A: We like to convene the people who are using our software and give them a forum. We host the ESRI International User Conference–this year it’s July 13-17 in San Diego. It’s a really good professional development opportunity for CG staff. Usually representatives from about five CG centres come.

A few years ago we focused on poverty mapping. I’d love to do another one focused on food security. That’s an offer we can make to the CG.

Q: What’s a favorite example of using GIS for agriculture?

A: One of our customers, USAID, had a project in Ghana called TIPCEE. It was really innovative in that they had women using GPS to go out and map the size of farmer fields. One thing they found was that plots were generally considerably smaller than people had thought. So farmers had been wasting money paying extra money for fertilizer and plowing. Also, they were buying too much fertilizer, so it was likely running off into the groundwater.

Another result was that since they had good maps of where the cash crops are grown, they had a better idea of where cooperatives and warehouses should be. Better location of those facilities could mean faster processing for export and shipment.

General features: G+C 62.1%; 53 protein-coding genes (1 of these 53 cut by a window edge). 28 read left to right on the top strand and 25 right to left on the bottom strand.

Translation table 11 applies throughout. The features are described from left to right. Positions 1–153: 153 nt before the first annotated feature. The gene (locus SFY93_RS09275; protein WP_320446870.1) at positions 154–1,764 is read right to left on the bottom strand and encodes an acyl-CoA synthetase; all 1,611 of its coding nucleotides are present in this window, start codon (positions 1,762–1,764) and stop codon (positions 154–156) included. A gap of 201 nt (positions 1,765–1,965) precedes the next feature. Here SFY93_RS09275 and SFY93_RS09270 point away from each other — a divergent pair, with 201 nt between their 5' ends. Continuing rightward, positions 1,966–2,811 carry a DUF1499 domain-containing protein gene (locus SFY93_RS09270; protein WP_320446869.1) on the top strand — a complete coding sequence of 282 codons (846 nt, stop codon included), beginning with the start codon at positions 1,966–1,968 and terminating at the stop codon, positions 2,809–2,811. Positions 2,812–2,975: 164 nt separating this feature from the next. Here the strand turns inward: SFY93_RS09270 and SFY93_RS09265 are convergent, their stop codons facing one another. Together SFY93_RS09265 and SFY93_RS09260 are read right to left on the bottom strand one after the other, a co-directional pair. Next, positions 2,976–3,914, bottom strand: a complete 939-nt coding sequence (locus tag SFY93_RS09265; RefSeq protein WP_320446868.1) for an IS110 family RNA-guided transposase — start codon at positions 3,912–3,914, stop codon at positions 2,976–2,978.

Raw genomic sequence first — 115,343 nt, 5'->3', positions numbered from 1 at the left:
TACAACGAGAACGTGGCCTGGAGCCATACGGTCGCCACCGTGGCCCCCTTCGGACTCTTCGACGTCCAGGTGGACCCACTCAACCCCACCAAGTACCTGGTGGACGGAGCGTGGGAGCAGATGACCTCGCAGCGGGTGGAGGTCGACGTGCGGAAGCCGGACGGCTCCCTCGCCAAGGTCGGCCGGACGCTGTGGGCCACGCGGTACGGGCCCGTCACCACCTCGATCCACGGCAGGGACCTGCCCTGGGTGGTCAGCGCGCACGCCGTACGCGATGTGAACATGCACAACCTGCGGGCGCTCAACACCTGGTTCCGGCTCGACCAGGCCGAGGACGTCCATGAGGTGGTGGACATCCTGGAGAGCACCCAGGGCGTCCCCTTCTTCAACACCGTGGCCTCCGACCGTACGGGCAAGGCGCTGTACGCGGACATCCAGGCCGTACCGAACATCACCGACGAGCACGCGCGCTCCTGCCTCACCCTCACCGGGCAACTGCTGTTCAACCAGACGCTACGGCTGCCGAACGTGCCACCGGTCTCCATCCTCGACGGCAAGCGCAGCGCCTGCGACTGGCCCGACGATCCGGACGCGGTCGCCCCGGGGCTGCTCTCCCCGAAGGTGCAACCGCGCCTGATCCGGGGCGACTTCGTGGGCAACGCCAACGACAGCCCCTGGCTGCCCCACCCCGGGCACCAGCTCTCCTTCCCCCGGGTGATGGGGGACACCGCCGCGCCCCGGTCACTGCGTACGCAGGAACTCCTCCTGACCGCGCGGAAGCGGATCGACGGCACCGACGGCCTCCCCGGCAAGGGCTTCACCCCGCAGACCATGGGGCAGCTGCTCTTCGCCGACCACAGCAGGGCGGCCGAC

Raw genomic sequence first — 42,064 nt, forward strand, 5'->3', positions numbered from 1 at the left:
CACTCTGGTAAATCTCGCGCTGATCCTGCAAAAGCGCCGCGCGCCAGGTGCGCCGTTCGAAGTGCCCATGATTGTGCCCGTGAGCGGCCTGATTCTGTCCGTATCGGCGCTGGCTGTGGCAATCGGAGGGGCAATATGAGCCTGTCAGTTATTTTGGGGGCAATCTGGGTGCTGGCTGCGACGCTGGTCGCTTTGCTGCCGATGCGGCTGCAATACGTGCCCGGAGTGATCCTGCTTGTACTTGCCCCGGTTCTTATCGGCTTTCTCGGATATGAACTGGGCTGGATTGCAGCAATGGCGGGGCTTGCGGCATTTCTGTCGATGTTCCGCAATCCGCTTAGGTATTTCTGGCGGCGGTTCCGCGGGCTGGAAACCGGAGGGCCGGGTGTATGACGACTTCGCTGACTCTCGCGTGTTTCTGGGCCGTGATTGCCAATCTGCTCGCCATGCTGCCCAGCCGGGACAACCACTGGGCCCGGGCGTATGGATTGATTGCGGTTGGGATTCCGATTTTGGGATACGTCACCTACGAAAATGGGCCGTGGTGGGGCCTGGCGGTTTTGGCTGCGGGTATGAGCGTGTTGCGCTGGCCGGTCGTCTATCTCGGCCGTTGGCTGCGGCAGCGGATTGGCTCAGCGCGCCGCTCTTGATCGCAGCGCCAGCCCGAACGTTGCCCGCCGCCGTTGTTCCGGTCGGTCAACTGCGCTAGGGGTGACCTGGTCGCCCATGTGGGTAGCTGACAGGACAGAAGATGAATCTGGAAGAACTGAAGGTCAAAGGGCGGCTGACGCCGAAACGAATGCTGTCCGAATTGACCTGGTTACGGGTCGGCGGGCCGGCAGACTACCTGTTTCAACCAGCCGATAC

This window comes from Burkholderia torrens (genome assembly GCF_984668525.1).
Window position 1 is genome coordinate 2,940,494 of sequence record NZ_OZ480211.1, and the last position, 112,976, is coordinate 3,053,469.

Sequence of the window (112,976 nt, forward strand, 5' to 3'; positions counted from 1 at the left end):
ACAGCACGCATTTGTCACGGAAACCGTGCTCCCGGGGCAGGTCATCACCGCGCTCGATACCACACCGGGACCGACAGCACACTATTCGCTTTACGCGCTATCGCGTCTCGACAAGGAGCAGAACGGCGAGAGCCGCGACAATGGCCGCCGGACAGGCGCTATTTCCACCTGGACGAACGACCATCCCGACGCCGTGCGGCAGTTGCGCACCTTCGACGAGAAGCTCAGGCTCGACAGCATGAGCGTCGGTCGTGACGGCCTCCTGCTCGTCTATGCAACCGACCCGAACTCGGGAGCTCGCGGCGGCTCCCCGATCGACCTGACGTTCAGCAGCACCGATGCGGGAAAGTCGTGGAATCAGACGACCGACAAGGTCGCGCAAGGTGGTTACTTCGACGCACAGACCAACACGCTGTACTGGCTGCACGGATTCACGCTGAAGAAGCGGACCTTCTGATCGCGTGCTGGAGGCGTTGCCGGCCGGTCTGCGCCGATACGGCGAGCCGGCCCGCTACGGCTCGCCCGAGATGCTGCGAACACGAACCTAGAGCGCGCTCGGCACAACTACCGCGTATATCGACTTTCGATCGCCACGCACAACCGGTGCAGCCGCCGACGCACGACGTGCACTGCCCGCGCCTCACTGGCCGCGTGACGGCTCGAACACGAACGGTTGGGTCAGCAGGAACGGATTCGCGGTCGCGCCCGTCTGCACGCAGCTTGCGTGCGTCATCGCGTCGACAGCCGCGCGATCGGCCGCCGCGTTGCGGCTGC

In addition, the maps helped them get organic certification by European markets. For that certification, you need a map to show you’re not, say, in a protected area, or surrounded by farms using chemicals.

Q: How did you get into this?

A: I’m a geography geek. When I was a kid, I used to read a Time Magazine atlas of the world at night, under the covers with a flashlight.

In college I was a forestry major –I wanted to be working out in the field. But then I developed horrible allergies to trees. So I went back to my first love and did my Master’s and PhD in geography.

Also…my father’s blind, and I think his lack of vision made me passionate about seeing the world. I got pretty good at describing the world to him as we walked together, and as we traveled. And geography is the art of describing our world.